When it comes to climate, it’s easy to let that negativity bias run riot and turn our imagined future into one long Mad Max marathon. But so many climate solutions already exist in the here and now, and they’re ripe to be adapted into your story worlds in ways that captivate audiences and help them imagine a wide range of possible futures. The real-life story possibilities are endless: Remember the kid who was an "outlaw" to the cops, but a hero to all the people he helped after Katrina? Women in recovery in Maine started a seaweed-farming collective. Native people are powering their communities with solar. Young people are suing their governments for the right to a livable future.
Every fraction of a degree of heating we stop will save millions of lives and ecosystems. In a world where we are immersed in systems like capitalism and colonization, including solutions in our stories doesn’t mean escaping or denying reality—it’s a way to exercise our collective power. It’s a blueprint for budding action-takers. It’s a statement of who we can be when we are at our best.
Can Hollywood imagine a future—or present—where we come together to find solutions to this crisis, and even thrive? What does that world even look like?
From scaling wind farms to making buildings more efficient, greening our energy and infrastructure creates new job opportunities. Former coal, oil, and gas workers are already transitioning into these new green jobs. Partnerships are springing up between tech colleges and steel unions to create training programs for manufacturing the green tech used in electric buses. In Appalachia, new industries like green tourism are being developed and organizations like Coalfield Development are helping former coal workers enter the sustainability sector. In Iowa, farmers are leasing their land to the renewable energy sector. In Detroit’s Highland Park, the group Soulardarity started out by installing solar street lights and is now moving forward with a vision to make sure the whole neighborhood has access to cheap solar power.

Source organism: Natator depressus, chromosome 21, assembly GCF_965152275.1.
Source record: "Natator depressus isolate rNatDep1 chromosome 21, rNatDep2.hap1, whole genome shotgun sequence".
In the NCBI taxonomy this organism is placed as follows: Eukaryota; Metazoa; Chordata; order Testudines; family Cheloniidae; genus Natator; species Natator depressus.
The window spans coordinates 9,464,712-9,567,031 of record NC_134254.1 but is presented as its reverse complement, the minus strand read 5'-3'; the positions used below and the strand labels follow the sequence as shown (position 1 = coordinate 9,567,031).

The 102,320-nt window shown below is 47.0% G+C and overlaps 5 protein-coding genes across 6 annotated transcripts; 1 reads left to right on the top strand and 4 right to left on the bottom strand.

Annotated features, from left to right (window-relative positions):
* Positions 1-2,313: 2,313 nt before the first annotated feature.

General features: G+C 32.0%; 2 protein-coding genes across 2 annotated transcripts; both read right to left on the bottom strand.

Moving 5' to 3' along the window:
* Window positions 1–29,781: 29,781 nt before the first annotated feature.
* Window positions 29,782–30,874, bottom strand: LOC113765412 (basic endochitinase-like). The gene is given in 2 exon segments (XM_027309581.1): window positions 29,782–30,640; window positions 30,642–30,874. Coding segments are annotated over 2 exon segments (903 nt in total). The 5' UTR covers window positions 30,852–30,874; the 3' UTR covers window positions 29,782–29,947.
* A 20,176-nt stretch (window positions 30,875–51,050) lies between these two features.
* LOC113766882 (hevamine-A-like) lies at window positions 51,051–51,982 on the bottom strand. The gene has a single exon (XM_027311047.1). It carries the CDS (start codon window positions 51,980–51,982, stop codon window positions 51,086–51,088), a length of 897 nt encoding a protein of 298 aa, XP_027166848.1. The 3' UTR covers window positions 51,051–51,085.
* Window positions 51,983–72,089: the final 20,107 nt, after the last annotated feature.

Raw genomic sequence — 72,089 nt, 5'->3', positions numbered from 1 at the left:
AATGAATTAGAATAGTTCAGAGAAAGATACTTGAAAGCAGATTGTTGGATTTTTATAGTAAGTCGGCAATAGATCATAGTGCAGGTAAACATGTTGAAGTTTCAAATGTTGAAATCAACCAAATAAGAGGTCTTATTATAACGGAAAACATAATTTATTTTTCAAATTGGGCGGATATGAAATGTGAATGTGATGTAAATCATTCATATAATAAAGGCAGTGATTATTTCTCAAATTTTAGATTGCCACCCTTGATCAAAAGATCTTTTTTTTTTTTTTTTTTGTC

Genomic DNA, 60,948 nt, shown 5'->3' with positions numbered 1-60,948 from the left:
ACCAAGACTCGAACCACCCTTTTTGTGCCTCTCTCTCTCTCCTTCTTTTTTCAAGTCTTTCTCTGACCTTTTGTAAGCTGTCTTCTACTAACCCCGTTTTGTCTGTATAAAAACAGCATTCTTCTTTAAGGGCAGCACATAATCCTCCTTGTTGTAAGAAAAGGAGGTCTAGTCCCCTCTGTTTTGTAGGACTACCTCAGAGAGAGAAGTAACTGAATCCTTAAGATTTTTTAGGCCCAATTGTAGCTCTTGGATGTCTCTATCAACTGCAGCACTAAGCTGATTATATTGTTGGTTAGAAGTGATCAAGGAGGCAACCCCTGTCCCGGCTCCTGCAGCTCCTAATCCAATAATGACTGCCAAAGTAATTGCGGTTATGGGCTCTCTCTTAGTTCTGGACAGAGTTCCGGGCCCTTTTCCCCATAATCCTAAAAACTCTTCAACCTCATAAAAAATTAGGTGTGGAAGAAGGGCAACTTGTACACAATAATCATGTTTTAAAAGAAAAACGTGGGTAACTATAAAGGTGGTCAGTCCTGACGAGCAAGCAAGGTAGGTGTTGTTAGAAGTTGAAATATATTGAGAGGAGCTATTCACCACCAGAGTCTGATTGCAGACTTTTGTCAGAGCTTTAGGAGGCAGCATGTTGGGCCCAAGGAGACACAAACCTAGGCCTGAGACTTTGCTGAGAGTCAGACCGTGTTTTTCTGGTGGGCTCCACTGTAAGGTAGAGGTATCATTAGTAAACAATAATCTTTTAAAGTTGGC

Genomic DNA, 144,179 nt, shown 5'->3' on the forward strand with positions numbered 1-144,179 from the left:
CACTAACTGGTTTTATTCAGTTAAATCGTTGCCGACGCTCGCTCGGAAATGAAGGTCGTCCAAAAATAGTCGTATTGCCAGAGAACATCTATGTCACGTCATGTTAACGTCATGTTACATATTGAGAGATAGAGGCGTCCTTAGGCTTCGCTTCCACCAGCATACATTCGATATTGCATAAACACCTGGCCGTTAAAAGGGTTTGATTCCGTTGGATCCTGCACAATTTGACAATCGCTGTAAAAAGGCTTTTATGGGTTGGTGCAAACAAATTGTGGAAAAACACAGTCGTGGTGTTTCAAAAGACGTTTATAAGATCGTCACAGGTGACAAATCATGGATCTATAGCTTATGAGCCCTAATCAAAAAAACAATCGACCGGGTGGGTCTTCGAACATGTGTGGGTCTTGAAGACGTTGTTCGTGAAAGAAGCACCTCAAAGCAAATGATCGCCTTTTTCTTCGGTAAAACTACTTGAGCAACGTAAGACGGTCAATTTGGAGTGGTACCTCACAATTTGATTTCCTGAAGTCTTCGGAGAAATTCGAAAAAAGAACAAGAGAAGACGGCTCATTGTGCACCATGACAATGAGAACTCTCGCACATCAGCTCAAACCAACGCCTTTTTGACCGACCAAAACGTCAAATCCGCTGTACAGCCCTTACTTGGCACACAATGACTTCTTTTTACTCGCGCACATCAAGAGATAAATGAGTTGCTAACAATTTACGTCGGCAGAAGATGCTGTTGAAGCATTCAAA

There is still a lot of work to be done to create a just transition; many people’s livelihoods and identities will be shifting over the coming decades. It’s crucial that these communities feel empowered and have a sense of agency in this transition—and as storytellers, we can help them find that agency by showing them all the possibilities before them.
If you’re looking for a villain, privatized utility companies are a good place to start. Take Florida—the Sunshine State—where only 3 percent of the electricity comes from solar! In fact, utility companies in Florida are fighting to make it illegal for solar companies to sell to consumers.
Right now, in many states, where your electricity comes from (and how much it costs and whether it’s ready for extreme weather) is determined by a few officials and utility companies. Which sucks: local communities need to be in charge of their own power grids. The good news is, some people are already campaigning hard to make that happen. In California, Local Clean Energy Alliance is organizing to make sure people have a choice about where their energy comes from—and to give them the option to pick solar or wind. Or there’s Thunder Valley Community Development Corporation, based on the Pine Ridge Reservation, which is ensuring Lakota people have affordable homes powered by renewable energy.
They say that the first 72 hours after a climate disaster are the most crucial. That’s when we scramble to find the essentials: safety, water, and food. It’s also a time when strong bonds with neighbors are often built through sharing food and medical supplies. Take the Cajun Navy, an ad hoc group of people in Louisiana and Texas who famously took their own fishing boats to ferry people to safety after Hurricane Harvey and other storms. And you might remember how after Hurricane Sandy hit New York City, young people on bicycles organized through social media to deliver aid and groceries to the elderly or those without access to transportation. Governments aren’t going to be able to help people with every disaster, and there are already huge inequities in who gets relief, so people are finding new ways to not just recover but rebuild stronger, together.